ConclusionBack to table of contents
While the last few decades have been a period of innovation and growth for the United States, many people have not sufficiently benefited from these economic advances. Our analysis of how Americans are doing—rather than how the economy is doing—explains why many Americans feel it is harder than ever just to get by, not to mention get ahead. They sense that opportunities have not been opened to them or others like them. They feel burdened by the weight of historical and racial inequities. And they believe their communities have not been given a fair chance of thriving in the current economic and social climate. The real barriers and the perceived skews of economic possibilities have had profound effects at all levels of American life: on civic cohesion, family stability, educational ambition and attainment, even life span. Skewed economic opportunity may not be the only cause of political polarization and extremism. However, a widespread sense of being left out or ignored intensifies the tensions that always exist in diverse societies in times of rapid change.
Throughout American history, economic growth and opportunity have rested on individual and collective effort, within an agreed-on set of rules. The fairness and effect of those rules, and the stories Americans tell themselves about economic opportunity, have been eternal areas of debate in public life. On the basis of our listening sessions, our deliberations, and guidance from business, civic, technology, labor, and academic leaders around the country, we contend that a reimagined set of rules, aims, and expectations for the American economy could create more benefits for everyone, and markedly more opportunity for those who feel most acutely left out.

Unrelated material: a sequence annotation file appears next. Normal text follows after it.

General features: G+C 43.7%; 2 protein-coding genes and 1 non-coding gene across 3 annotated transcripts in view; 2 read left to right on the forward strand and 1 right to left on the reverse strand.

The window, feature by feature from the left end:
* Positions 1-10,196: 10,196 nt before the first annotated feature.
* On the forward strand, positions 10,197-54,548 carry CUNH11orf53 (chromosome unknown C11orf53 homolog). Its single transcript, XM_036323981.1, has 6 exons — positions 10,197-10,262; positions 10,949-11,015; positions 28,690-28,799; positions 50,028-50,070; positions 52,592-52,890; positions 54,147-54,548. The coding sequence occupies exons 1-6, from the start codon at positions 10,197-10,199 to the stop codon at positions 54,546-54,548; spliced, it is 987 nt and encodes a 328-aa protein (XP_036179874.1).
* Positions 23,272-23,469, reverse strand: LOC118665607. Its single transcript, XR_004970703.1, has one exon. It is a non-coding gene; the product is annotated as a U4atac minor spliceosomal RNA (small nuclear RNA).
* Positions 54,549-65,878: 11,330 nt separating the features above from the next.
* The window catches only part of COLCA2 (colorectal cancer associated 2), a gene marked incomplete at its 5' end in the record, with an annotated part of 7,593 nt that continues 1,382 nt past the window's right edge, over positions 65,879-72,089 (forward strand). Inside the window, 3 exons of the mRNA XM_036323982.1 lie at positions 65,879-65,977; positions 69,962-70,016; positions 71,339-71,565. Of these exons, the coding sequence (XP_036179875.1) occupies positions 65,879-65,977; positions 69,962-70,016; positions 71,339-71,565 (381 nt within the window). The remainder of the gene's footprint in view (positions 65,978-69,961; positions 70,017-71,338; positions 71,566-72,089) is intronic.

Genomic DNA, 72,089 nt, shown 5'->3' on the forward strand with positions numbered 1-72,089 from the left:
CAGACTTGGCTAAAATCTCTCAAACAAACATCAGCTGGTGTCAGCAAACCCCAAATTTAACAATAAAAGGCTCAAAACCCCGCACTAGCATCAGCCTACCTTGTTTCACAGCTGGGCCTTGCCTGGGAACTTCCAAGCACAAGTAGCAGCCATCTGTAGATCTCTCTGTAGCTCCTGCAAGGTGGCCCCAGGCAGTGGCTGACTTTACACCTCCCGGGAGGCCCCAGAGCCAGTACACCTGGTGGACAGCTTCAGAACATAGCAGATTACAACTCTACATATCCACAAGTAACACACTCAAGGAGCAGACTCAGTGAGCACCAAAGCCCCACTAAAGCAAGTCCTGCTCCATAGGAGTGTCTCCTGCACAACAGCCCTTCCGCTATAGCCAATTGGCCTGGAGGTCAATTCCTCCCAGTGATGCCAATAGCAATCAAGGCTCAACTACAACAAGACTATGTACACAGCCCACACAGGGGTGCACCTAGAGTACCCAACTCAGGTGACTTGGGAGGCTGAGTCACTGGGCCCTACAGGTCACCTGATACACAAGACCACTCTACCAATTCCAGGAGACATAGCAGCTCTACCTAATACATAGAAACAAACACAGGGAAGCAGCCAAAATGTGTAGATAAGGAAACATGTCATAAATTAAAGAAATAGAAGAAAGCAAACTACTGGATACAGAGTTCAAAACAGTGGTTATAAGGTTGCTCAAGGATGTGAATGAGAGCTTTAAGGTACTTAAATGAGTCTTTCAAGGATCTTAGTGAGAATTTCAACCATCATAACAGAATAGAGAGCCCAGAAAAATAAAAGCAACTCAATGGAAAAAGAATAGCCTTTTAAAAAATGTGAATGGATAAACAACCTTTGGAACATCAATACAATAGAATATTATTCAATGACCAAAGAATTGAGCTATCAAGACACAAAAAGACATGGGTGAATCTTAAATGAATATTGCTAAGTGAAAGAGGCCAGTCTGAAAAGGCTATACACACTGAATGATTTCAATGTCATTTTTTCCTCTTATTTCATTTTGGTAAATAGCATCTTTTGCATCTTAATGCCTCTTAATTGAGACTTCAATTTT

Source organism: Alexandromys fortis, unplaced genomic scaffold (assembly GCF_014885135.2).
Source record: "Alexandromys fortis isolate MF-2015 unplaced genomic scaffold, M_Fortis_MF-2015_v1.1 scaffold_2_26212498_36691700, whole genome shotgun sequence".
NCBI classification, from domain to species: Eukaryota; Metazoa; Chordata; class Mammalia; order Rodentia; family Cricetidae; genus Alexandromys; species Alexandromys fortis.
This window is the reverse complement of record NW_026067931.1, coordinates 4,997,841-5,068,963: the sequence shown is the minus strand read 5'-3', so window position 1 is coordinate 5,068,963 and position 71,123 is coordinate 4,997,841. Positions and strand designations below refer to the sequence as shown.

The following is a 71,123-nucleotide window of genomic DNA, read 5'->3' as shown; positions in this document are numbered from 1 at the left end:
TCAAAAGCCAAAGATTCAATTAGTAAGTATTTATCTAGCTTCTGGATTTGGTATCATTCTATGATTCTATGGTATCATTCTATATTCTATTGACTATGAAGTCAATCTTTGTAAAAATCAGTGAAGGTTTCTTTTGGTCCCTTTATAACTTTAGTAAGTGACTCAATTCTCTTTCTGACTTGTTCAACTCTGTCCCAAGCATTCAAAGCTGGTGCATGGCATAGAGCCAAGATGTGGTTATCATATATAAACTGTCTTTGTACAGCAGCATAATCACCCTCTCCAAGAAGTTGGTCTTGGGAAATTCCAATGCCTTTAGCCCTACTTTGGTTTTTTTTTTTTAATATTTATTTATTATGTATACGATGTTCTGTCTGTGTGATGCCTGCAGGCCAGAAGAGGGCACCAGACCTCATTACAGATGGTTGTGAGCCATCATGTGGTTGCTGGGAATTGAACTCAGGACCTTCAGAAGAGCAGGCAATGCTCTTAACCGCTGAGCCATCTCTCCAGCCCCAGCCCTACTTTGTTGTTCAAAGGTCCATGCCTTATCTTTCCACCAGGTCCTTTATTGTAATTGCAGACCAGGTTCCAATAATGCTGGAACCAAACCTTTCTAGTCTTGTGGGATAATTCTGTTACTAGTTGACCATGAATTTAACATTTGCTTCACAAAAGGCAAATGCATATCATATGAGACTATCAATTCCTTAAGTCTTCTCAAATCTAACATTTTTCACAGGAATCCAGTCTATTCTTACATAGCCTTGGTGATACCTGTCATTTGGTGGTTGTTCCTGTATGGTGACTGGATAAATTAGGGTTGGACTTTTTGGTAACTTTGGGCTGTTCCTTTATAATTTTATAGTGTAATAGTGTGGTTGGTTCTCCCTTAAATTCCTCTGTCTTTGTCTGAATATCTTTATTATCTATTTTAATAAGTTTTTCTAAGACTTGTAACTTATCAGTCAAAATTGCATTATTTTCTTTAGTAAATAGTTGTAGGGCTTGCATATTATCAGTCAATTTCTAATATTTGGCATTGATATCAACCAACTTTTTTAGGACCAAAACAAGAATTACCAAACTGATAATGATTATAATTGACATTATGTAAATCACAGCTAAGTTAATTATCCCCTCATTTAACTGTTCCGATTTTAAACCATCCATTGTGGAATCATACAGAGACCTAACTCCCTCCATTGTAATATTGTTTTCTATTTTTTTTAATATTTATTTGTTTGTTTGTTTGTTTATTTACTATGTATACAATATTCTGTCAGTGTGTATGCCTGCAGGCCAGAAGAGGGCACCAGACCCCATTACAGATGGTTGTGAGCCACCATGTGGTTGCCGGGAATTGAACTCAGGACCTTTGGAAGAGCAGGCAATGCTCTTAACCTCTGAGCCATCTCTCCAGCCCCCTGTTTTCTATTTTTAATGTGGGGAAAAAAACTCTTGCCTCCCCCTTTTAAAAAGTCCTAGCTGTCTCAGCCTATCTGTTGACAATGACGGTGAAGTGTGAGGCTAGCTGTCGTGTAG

Our vision of a reimagined American political economy is one that puts people first. The nation needs to ensure all Americans are able to attain economic security and opportunity. That should be the primary mandate of the nation’s financial and political institutions. By fulfilling this mandate, these institutions can foster faith that our democratic and economic systems are fair, a belief that will strengthen those institutions and help them provide even greater security and opportunity. It is unreasonable to ask Americans to have faith in institutions when they believe that those institutions treat them unfairly, and it should come as little surprise that a deficit of economic well-being has helped translate into a weakened democracy and fractured civic culture.
The recommendations in this report are actionable and achievable. And action cannot be delayed. Every day, there are Americans who are struggling to get by. Our proposals would help them. Many people are also gradually losing faith that things will get better. One of the nation’s greatest strengths is the optimism of its people. It remains vital to preserve this optimism, to nurture it, and to see it grow. For the country and its economy to improve, the American people must believe that a better future is possible. They should have a real sense of how they can better their own lives and the lives of their communities.
To make all this possible, the rules, values, metrics, and norms of the political economy need to be reimagined. In this report, we offer a blueprint for bold choices that, together, can bring about truly transformative results. Our Commission has done its work with the confidence that reimagining our economy will ensure that Americans are better able to trust their institutions and one another. Our overarching purpose is to improve these systems, so that they have a strong, central focus on the American people and their well-being.